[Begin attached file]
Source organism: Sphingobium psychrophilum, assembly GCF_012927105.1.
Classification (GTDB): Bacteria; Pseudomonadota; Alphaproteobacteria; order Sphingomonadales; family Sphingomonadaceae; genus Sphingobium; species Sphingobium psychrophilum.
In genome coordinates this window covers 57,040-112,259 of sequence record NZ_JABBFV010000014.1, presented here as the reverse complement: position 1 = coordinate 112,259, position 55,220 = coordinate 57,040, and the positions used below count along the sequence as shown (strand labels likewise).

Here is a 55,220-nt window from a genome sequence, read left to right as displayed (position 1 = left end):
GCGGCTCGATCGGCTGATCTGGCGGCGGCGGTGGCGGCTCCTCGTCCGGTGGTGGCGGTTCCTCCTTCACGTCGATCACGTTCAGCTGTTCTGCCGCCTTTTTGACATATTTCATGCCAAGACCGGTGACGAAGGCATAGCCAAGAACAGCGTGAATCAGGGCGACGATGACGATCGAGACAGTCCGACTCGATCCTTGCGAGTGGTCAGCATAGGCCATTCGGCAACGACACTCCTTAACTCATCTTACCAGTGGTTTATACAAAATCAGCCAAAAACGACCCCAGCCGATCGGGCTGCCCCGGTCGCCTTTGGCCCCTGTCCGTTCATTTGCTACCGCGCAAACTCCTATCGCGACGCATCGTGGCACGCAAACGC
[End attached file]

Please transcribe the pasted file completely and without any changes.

Source organism: Sphingobium psychrophilum, assembly GCF_012927105.1.
Classification (GTDB): Bacteria; Pseudomonadota; Alphaproteobacteria; order Sphingomonadales; family Sphingomonadaceae; genus Sphingobium; species Sphingobium psychrophilum.
In genome coordinates this window covers 57,040-112,259 of sequence record NZ_JABBFV010000014.1, presented here as the reverse complement: position 1 = coordinate 112,259, position 55,220 = coordinate 57,040, and the positions used below count along the sequence as shown (strand labels likewise).

Here is a 55,220-nt window from a genome sequence, read left to right as displayed (position 1 = left end):
GCGGCTCGATCGGCTGATCTGGCGGCGGCGGTGGCGGCTCCTCGTCCGGTGGTGGCGGTTCCTCCTTCACGTCGATCACGTTCAGCTGTTCTGCCGCCTTTTTGACATATTTCATGCCAAGACCGGTGACGAAGGCATAGCCAAGAACAGCGTGAATCAGGGCGACGATGACGATCGAGACAGTCCGACTCGATCCTTGCGAGTGGTCAGCATAGGCCATTCGGCAACGACACTCCTTAACTCATCTTACCAGTGGTTTATACAAAATCAGCCAAAAACGACCCCAGCCGATCGGGCTGCCCCGGTCGCCTTTGGCCCCTGTCCGTTCATTTGCTACCGCGCAAACTCCTATCGCGACGCATCGTGGCACGCAAACGC